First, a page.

There is much I could say about this case but I will only say two things. 1) It makes me think of a favourite phrase of my sister-in-law Louise – “yet another example of the never-ending stupidity of women.” The never-ending stupidity of women. 2) It is important for Canadians to not learn about law stuff from American law shows. Case in point — I keep wondering why these terrible witnesses don’t take the Fifth.

I Have Been Doing This for Twenty Bleeping Years

So everyone is parsing the importance of the new “curvy” Barbie and her other “normal” friends. But way back in 1997, I wrote an article about just such a possibility. It appeared in its original form in the Women’s Quarterly, a magazine out of D.C., and was reprinted in a large number of newspapers. I found a link to the piece here. (I am not the type who keeps copies of her articles. There are simply too many of them and I am big believer in constant de-cluttering.) I also found a link to a write-up of the piece here, from the Chicago Tribune’s James Warren.

This was nearly twenty f***ing years ago, peeps. God, I have been doing this job a loooooong time. It’s funny  — not funny “ha ha” — because I had a visit in the fall from a family member who routinely takes cheap shots at me about everything — my career, my looks, my intelligence, my private life — and this person asked me if I was “between jobs.” Um, no, I have doing the same job for twenty bleeping years.

The article in question is much harsher than one I would write today, I think. In a sense, I think we soften on some matters as we gain more experience. So in a way I cringe when I read it and yet, it must be taken in the context of the era and in the spirit of satire. (Or not, if you so choose.)

The Arabs of Palestine: Plus ca Change

First of all, must vent. I created this huge, long, magnificent post about this great article, full of quotes and clever observations and links to modern media (in all its pitiful lack of glory) and then, I don’t know what happened, but I lost the page. Lost it! And it was not saved as a draft. Dagnabbit! Stupid WordPress.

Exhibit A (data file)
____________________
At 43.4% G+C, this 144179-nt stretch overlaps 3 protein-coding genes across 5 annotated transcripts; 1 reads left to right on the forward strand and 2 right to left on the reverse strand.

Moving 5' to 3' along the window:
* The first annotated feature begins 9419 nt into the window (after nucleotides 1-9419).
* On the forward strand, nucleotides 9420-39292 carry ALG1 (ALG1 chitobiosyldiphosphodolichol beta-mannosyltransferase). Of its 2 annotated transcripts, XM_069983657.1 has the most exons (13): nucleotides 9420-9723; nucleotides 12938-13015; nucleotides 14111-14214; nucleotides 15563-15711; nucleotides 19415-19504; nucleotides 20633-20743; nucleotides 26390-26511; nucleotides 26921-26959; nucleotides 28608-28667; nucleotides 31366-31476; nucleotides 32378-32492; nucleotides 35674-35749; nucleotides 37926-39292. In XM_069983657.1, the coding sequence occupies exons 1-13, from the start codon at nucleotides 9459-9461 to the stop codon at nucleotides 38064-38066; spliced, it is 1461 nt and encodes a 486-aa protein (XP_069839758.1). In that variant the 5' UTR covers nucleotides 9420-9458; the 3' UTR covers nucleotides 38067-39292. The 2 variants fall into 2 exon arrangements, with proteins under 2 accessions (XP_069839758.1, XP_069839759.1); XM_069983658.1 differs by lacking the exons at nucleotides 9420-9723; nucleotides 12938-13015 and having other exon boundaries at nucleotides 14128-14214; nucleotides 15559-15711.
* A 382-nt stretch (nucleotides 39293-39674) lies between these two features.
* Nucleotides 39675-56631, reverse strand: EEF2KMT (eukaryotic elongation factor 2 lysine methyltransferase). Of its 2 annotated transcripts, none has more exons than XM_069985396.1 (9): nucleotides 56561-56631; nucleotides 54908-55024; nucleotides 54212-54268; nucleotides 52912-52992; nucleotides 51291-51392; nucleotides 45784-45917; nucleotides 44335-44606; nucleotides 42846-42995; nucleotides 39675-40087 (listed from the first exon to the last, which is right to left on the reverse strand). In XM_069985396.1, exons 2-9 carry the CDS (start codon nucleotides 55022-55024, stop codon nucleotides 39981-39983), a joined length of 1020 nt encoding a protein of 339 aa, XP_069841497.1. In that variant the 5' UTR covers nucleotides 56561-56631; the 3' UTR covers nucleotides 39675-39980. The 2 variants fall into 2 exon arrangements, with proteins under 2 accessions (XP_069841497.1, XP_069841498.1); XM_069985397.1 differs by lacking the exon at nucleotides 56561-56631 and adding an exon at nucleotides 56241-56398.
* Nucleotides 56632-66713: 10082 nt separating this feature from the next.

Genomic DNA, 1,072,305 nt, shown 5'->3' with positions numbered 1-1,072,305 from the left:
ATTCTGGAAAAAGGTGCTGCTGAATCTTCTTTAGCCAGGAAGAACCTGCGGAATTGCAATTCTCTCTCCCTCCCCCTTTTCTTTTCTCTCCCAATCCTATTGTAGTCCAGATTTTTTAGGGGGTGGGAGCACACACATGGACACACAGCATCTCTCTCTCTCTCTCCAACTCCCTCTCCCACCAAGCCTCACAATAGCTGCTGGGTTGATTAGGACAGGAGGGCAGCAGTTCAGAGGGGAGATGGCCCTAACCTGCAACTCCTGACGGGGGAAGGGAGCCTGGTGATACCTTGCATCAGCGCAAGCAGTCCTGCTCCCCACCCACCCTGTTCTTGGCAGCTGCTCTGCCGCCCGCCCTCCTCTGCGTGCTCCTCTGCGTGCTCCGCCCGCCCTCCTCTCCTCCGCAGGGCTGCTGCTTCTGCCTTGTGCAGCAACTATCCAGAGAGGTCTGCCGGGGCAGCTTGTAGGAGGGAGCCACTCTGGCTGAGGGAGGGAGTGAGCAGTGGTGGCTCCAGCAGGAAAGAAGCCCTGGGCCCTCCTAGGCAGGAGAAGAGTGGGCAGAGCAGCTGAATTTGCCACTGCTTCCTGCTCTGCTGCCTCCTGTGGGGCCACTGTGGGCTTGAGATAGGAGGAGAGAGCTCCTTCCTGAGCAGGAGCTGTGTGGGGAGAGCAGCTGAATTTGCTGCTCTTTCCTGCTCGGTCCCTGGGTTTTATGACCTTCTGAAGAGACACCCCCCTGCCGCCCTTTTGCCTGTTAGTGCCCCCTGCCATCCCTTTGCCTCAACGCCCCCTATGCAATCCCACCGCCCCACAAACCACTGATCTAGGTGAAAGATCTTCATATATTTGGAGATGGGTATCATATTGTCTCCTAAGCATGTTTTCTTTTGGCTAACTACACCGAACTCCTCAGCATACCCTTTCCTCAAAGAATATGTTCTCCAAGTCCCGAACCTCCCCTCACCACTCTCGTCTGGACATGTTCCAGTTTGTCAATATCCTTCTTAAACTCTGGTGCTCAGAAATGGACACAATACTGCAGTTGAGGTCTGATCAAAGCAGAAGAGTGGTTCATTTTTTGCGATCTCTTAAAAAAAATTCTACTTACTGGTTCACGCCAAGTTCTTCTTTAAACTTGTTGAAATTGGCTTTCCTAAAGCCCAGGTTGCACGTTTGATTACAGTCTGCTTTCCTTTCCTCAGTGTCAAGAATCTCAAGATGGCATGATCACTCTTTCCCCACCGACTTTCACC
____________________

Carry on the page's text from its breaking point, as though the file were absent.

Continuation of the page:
I am too lazy to try it again so I will simply tell you to click here and read the whole damn thing and then weep. Weep because so little has changed and weep because even more people now have a stupid worldview and no understanding of history than when this article was written and weep because there are no more writers and astute thinkers of Martha Gellhorn’s caliber. (Seriously, we should just recycle great journalists of the past and avoid many of today’s clowns and their willful blindness.)

“The Arabs of Palestine” was written by the brilliant, glorious Gellhorn in 1961. Remember that when you are reading it. 1961. You will think, at times, she is talking about 2015, but for the changes that have taken place in regards Egypt’s relationship to Israel and but for the references to the Cold War.

Weep! And read. And take away some new expressions. I like her references to “Mad Hatter conversations”. I have had many of those in my time, but one of the few good things about getting older is learning to avoid the Mad Hatter types. Of course this means I avoid many people I used to greet (including some family members).

 

Greatest Column Ever Written

Very important. From last year but truly timeless.

Everyone is just totally winging it, all the time. 

I’ve often thought of my experience of adulthood thus far as one of incrementally discovering that there’s no institution, or walk of life, in which everybody isn’t just winging it. Growing up, I assumed that the newspaper on the breakfast table must be assembled by people who truly knew what they were doing; then I got a job at a newspaper. Unconsciously, I transferred my assumptions of competence to (among others) people who worked in government. Then I got to know a few people who did – and who’d admit, after a pint or two, that their jobs involved staggering from crisis to crisis, concocting credible-sounding policies in cars en route to press conferences, exactly as portrayed in The Thick of It.